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August 08, 2013


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Peter Labuza

Excellent as always GK. In response to one of your inquiries over when theaters became a "cathedral" so to say, I'm not sure this totally satisfied your answer, but Linda Williams argues that it was PSYCHO's stringent screening policies that at least changed that practice. For those curious, it's called “Discipline and Distraction: Psycho, Visual Culture, and Postmodern Cinema" and is located in the anthology "Culture" and the Problem of the Disciplines" edited by John Carlos Rowe.

Jeff McMahon

This Dash piece reminds me that you can craft an piece with arguments that are valid and hard to dispute in the particular cultural context, and still be a huge raging dick.

Also, was that a jab at Jiro Dreams of Sushi?

Glenn Kenny

Not a jab. I just didn't consider "Jiro" all that transcendental. And the music had already been near-egregiously over-used...


“And the thing is, my people do not give a damn about what’s on the screen.” That’s nice. In Kolkata there are plenty of Bolly/Holly-wood cinemas where social behavior is certainly on the level of a nice public house (minus the alcohol, of course.) Just down the street in the Satyajit Ray Film Center, people sit quietly and respectfully watch the screen, just like those prudish, shushing Americans. What the fuck is wrong with these people?!? Let’s go in there and show these people that “they need to find a way to accommodate us…”

What a peculiar race card to pull…

David M.

This is why physical violence, or the threat of it, is so very, very wonderful.

Fredrik Gustafsson

Psycho was indeed a key development in movie going habits, with a marketing campaign that was built around the fact that nobody was allowed into the cinema after the film had started. "It is required that you see the film from the very beginning!" with an image of a stern Hitch pointing at his watch was one example, or the even more aggressive "No one...BUT NO ONE... will be admitted to the theatre after the start of each performance of Alfred Hitchcock's Psycho".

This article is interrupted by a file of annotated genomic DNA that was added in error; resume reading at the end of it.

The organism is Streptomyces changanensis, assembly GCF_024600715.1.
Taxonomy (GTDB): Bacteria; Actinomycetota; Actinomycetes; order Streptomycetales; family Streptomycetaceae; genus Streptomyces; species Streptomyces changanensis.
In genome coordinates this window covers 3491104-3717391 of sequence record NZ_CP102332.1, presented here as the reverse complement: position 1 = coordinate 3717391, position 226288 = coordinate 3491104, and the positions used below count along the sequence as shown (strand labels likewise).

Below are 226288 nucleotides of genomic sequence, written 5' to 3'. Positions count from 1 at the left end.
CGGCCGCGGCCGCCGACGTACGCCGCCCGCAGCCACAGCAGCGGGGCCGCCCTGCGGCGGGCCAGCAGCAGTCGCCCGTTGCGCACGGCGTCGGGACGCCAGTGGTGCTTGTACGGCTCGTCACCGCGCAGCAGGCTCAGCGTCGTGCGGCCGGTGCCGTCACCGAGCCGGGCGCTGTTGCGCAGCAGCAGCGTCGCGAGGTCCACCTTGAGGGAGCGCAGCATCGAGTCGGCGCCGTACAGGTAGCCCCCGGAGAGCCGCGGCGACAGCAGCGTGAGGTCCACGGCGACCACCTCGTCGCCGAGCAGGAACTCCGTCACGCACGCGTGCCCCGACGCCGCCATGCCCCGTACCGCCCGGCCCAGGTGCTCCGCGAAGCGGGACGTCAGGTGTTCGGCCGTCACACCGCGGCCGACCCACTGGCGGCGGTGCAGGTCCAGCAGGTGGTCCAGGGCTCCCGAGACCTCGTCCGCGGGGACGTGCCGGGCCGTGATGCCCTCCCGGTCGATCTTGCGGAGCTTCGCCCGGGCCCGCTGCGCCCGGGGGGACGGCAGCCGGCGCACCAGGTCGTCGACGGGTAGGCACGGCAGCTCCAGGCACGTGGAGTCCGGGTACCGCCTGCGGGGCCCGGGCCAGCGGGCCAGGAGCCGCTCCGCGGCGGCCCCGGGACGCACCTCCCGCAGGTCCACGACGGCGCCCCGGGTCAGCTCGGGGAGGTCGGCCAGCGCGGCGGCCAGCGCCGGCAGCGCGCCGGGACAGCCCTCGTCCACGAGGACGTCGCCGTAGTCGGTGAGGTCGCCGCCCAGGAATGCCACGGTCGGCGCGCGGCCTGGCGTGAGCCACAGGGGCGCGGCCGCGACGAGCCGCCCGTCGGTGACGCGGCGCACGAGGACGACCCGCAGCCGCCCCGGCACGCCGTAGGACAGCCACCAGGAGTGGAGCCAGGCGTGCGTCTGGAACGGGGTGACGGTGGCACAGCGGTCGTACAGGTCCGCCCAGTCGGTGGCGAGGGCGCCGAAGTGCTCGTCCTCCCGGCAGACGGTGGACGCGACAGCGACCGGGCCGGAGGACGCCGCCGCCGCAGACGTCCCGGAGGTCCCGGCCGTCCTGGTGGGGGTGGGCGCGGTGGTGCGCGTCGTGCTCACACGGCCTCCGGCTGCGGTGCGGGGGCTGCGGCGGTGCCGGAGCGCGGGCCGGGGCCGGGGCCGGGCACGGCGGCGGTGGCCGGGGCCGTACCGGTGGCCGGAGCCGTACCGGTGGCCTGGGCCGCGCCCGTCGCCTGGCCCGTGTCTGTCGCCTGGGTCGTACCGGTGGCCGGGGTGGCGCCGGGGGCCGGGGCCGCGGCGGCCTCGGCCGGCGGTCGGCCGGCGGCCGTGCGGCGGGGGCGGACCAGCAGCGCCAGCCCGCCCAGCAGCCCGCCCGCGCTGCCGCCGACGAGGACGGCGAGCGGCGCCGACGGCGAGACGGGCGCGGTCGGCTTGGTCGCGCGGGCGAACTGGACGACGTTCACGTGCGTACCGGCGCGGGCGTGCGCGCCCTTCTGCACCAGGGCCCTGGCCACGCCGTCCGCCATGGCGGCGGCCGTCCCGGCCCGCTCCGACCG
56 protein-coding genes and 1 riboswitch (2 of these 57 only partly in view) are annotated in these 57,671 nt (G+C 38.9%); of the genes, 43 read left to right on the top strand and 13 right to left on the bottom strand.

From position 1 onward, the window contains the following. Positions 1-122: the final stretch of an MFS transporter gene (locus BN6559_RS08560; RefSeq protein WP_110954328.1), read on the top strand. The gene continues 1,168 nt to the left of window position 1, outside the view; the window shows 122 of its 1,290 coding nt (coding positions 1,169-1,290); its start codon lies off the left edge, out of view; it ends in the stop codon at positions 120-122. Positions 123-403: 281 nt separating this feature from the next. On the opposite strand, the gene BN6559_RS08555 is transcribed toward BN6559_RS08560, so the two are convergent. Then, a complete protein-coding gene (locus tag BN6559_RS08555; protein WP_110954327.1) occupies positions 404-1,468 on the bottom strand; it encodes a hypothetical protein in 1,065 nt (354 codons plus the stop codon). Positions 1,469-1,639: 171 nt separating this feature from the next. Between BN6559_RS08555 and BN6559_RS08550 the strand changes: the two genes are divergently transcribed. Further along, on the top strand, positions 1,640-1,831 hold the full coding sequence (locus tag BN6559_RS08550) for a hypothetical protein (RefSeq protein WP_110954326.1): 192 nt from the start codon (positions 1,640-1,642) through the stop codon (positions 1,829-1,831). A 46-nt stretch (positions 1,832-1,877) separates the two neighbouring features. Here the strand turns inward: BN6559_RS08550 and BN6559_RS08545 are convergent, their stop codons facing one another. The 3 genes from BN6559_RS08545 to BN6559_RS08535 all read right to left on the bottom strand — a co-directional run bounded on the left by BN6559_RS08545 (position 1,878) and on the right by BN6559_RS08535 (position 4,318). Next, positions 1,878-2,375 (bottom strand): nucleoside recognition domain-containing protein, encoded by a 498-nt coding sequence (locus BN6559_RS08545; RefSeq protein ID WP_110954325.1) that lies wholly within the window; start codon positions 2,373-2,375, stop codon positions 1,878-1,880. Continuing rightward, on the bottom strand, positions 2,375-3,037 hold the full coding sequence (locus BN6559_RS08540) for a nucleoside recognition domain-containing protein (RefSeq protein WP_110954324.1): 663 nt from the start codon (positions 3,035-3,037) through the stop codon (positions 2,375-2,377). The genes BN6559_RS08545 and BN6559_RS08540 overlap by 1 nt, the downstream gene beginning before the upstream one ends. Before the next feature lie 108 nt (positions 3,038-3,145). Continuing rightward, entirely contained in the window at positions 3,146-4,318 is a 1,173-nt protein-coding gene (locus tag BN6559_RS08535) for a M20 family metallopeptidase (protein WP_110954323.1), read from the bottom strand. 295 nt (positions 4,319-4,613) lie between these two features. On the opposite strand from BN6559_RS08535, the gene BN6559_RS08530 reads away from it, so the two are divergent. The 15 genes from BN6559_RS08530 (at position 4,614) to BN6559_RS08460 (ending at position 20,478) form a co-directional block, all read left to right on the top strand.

Wonderful post Glenn.

Jesse Crall

Good on you for taking the time to write this, Glenn.

Sit down, shut up, and enjoy the fucking movie. If you can't, go to a pediatrician and see if you need to get a prescription for Ritalin. Any other attitude in a public theatre means you're an immature, unfocused moron who doesn't have the brains and soul to appreciate things in public. And in terms of the quality of movies dictating your response...Hey, I thought Transformers sucked but I wouldn't screw around in the theatre because I respect that someone else might dig it and doesn't need me wrecking their experience because I'm "above it" or something. Real life is a bitch; I don't need other people intruding on my 2 hour escape.

And yeah, lets take India's lead because it's such a thriving utopia. Sure thing.


@Jeff McMahon - Except I'm not seeing the arguments that are "valid and hard to dispute." I'd say it's pretty damn easy to dispute Dash's raging hyperbole and logical fallacies - see, for example, Matt Zoller Seitz's responses on that site.

Joel E

"This Dash piece reminds me that you can craft an piece with arguments that are valid and hard to dispute in the particular cultural context, and still be a huge raging dick."

Valid and hard to dispute? A theater is a privately-owned business where each patron "rents" a seat for a particular show. Theaters, operas, restaurants, they all are the same basic business propostion as a movie theater. You must behave by the rules and most importantly, respect the establish and the other patrons or be sent out on your douchey ass.

If we both paid for dinner in a given restaurant, but I chose to stand next to your table and talk loudly through your entire meal, fart repeatedly, and stare at you the entire time, you'd likely ask for the staff to throw me out. And they would, because my behavior violates the rules and accepted social conduct. But what I was doing was "normal" and not necessarily illegal or even outside the norm of public displays. It's just not acceptable when we've both paid for a peaceful eating experience.